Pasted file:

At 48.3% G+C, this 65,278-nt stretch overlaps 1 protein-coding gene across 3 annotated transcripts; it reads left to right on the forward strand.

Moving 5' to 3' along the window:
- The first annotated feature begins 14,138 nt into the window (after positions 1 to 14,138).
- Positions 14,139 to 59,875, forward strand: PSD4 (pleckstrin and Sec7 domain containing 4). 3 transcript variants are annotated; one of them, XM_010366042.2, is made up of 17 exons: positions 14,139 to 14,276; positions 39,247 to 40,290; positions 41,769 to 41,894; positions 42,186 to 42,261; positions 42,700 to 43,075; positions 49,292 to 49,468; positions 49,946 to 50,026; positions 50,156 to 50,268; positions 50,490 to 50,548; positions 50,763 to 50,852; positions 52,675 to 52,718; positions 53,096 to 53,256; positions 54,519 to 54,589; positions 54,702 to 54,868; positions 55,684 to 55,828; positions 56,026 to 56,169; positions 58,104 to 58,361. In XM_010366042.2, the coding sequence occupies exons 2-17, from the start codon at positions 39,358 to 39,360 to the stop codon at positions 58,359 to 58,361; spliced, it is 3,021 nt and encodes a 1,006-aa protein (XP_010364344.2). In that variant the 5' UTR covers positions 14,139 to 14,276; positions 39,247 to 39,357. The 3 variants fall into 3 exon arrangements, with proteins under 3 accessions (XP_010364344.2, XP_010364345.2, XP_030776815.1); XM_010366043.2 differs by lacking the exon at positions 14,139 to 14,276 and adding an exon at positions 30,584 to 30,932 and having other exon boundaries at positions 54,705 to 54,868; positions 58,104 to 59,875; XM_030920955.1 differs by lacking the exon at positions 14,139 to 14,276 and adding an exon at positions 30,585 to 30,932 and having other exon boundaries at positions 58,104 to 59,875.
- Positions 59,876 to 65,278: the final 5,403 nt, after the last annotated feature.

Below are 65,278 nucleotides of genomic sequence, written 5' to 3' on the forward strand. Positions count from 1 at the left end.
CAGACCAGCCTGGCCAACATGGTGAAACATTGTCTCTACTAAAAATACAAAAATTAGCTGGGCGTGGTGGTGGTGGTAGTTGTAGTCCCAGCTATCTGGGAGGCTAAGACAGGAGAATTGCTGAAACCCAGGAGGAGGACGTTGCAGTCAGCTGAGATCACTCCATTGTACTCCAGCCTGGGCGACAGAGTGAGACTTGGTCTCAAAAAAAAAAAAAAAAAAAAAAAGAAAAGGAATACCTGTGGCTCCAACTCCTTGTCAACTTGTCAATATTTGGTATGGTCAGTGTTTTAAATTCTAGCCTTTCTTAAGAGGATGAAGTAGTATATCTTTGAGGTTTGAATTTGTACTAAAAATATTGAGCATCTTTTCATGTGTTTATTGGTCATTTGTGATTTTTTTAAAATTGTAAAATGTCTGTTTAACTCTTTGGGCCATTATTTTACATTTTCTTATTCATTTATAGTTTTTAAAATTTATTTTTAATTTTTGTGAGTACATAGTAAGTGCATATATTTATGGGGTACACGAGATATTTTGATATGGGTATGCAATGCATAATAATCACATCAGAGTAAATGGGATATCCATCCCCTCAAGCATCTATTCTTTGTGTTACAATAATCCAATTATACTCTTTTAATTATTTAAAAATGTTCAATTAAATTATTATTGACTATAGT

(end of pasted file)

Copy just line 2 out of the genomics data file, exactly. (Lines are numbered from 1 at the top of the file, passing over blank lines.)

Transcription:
Moving 5' to 3' along the window: